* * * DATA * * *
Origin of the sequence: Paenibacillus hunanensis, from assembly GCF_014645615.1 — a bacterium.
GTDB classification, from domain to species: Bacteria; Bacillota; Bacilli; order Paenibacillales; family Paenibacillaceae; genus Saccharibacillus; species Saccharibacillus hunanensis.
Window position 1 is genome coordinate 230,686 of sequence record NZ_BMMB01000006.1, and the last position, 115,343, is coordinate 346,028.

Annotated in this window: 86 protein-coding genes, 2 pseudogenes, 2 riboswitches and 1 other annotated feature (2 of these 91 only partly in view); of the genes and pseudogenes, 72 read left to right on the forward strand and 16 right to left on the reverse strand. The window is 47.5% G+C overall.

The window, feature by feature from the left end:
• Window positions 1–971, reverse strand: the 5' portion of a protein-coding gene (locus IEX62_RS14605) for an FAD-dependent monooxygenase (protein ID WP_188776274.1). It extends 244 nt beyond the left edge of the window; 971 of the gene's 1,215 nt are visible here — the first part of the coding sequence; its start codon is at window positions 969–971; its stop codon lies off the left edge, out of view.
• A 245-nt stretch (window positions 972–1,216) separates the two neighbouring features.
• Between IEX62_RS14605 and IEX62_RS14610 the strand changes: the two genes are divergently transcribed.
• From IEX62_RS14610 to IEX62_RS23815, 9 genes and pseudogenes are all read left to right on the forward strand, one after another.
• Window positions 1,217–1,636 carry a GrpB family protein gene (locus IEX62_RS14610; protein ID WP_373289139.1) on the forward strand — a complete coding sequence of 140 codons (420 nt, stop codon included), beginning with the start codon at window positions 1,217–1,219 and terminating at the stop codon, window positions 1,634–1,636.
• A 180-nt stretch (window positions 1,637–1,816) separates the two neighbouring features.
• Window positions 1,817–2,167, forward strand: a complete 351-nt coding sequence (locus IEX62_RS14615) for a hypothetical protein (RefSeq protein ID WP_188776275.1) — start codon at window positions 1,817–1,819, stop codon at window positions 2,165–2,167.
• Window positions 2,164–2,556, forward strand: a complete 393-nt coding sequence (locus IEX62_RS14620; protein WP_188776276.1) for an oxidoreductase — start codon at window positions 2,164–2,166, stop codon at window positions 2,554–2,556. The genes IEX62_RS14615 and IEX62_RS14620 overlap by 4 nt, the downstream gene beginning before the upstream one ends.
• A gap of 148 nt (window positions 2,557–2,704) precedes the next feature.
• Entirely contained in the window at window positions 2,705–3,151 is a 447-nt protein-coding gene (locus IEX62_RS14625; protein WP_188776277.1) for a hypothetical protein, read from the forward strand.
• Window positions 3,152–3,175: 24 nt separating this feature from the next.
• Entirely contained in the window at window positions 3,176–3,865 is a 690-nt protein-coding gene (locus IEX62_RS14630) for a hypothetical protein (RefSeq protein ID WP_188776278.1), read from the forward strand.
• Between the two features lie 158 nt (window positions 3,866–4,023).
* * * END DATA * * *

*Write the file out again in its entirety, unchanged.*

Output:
Origin of the sequence: Paenibacillus hunanensis, from assembly GCF_014645615.1 — a bacterium.
GTDB classification, from domain to species: Bacteria; Bacillota; Bacilli; order Paenibacillales; family Paenibacillaceae; genus Saccharibacillus; species Saccharibacillus hunanensis.
Window position 1 is genome coordinate 230,686 of sequence record NZ_BMMB01000006.1, and the last position, 115,343, is coordinate 346,028.

Annotated in this window: 86 protein-coding genes, 2 pseudogenes, 2 riboswitches and 1 other annotated feature (2 of these 91 only partly in view); of the genes and pseudogenes, 72 read left to right on the forward strand and 16 right to left on the reverse strand. The window is 47.5% G+C overall.

The window, feature by feature from the left end:
• Window positions 1–971, reverse strand: the 5' portion of a protein-coding gene (locus IEX62_RS14605) for an FAD-dependent monooxygenase (protein ID WP_188776274.1). It extends 244 nt beyond the left edge of the window; 971 of the gene's 1,215 nt are visible here — the first part of the coding sequence; its start codon is at window positions 969–971; its stop codon lies off the left edge, out of view.
• A 245-nt stretch (window positions 972–1,216) separates the two neighbouring features.
• Between IEX62_RS14605 and IEX62_RS14610 the strand changes: the two genes are divergently transcribed.
• From IEX62_RS14610 to IEX62_RS23815, 9 genes and pseudogenes are all read left to right on the forward strand, one after another.
• Window positions 1,217–1,636 carry a GrpB family protein gene (locus IEX62_RS14610; protein ID WP_373289139.1) on the forward strand — a complete coding sequence of 140 codons (420 nt, stop codon included), beginning with the start codon at window positions 1,217–1,219 and terminating at the stop codon, window positions 1,634–1,636.
• A 180-nt stretch (window positions 1,637–1,816) separates the two neighbouring features.
• Window positions 1,817–2,167, forward strand: a complete 351-nt coding sequence (locus IEX62_RS14615) for a hypothetical protein (RefSeq protein ID WP_188776275.1) — start codon at window positions 1,817–1,819, stop codon at window positions 2,165–2,167.
• Window positions 2,164–2,556, forward strand: a complete 393-nt coding sequence (locus IEX62_RS14620; protein WP_188776276.1) for an oxidoreductase — start codon at window positions 2,164–2,166, stop codon at window positions 2,554–2,556. The genes IEX62_RS14615 and IEX62_RS14620 overlap by 4 nt, the downstream gene beginning before the upstream one ends.
• A gap of 148 nt (window positions 2,557–2,704) precedes the next feature.
• Entirely contained in the window at window positions 2,705–3,151 is a 447-nt protein-coding gene (locus IEX62_RS14625; protein WP_188776277.1) for a hypothetical protein, read from the forward strand.
• Window positions 3,152–3,175: 24 nt separating this feature from the next.
• Entirely contained in the window at window positions 3,176–3,865 is a 690-nt protein-coding gene (locus IEX62_RS14630) for a hypothetical protein (RefSeq protein ID WP_188776278.1), read from the forward strand.
• Between the two features lie 158 nt (window positions 3,866–4,023).